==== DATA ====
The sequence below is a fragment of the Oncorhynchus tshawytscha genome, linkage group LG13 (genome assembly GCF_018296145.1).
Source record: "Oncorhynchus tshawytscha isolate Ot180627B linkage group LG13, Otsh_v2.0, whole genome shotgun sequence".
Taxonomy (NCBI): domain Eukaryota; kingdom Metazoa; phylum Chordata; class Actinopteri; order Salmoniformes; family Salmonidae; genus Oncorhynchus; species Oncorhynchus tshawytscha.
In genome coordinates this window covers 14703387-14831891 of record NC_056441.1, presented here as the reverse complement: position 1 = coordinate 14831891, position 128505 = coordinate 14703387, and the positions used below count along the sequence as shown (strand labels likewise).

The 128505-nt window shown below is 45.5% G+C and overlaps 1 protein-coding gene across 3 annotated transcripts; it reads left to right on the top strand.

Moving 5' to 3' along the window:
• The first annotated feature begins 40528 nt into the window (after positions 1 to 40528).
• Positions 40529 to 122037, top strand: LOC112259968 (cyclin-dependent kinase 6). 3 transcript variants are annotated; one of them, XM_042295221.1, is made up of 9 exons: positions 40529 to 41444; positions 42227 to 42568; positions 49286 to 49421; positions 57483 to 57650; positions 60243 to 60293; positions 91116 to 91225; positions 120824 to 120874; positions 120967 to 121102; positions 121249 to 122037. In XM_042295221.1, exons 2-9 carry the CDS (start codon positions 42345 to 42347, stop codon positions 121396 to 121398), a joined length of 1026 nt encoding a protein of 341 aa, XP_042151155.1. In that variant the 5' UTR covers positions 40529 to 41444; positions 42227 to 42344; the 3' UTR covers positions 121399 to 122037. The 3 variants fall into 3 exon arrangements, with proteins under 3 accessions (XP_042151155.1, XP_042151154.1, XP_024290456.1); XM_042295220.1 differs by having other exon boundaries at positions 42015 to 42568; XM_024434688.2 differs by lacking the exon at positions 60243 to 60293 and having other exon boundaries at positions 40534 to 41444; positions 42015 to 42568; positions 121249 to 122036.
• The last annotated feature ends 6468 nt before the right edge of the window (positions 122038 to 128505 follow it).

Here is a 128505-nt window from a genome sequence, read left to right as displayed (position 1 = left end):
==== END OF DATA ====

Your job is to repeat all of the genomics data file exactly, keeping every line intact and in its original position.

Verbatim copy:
The sequence below is a fragment of the Oncorhynchus tshawytscha genome, linkage group LG13 (genome assembly GCF_018296145.1).
Source record: "Oncorhynchus tshawytscha isolate Ot180627B linkage group LG13, Otsh_v2.0, whole genome shotgun sequence".
Taxonomy (NCBI): domain Eukaryota; kingdom Metazoa; phylum Chordata; class Actinopteri; order Salmoniformes; family Salmonidae; genus Oncorhynchus; species Oncorhynchus tshawytscha.
In genome coordinates this window covers 14703387-14831891 of record NC_056441.1, presented here as the reverse complement: position 1 = coordinate 14831891, position 128505 = coordinate 14703387, and the positions used below count along the sequence as shown (strand labels likewise).

The 128505-nt window shown below is 45.5% G+C and overlaps 1 protein-coding gene across 3 annotated transcripts; it reads left to right on the top strand.

Moving 5' to 3' along the window:
• The first annotated feature begins 40528 nt into the window (after positions 1 to 40528).
• Positions 40529 to 122037, top strand: LOC112259968 (cyclin-dependent kinase 6). 3 transcript variants are annotated; one of them, XM_042295221.1, is made up of 9 exons: positions 40529 to 41444; positions 42227 to 42568; positions 49286 to 49421; positions 57483 to 57650; positions 60243 to 60293; positions 91116 to 91225; positions 120824 to 120874; positions 120967 to 121102; positions 121249 to 122037. In XM_042295221.1, exons 2-9 carry the CDS (start codon positions 42345 to 42347, stop codon positions 121396 to 121398), a joined length of 1026 nt encoding a protein of 341 aa, XP_042151155.1. In that variant the 5' UTR covers positions 40529 to 41444; positions 42227 to 42344; the 3' UTR covers positions 121399 to 122037. The 3 variants fall into 3 exon arrangements, with proteins under 3 accessions (XP_042151155.1, XP_042151154.1, XP_024290456.1); XM_042295220.1 differs by having other exon boundaries at positions 42015 to 42568; XM_024434688.2 differs by lacking the exon at positions 60243 to 60293 and having other exon boundaries at positions 40534 to 41444; positions 42015 to 42568; positions 121249 to 122036.
• The last annotated feature ends 6468 nt before the right edge of the window (positions 122038 to 128505 follow it).

Here is a 128505-nt window from a genome sequence, read left to right as displayed (position 1 = left end):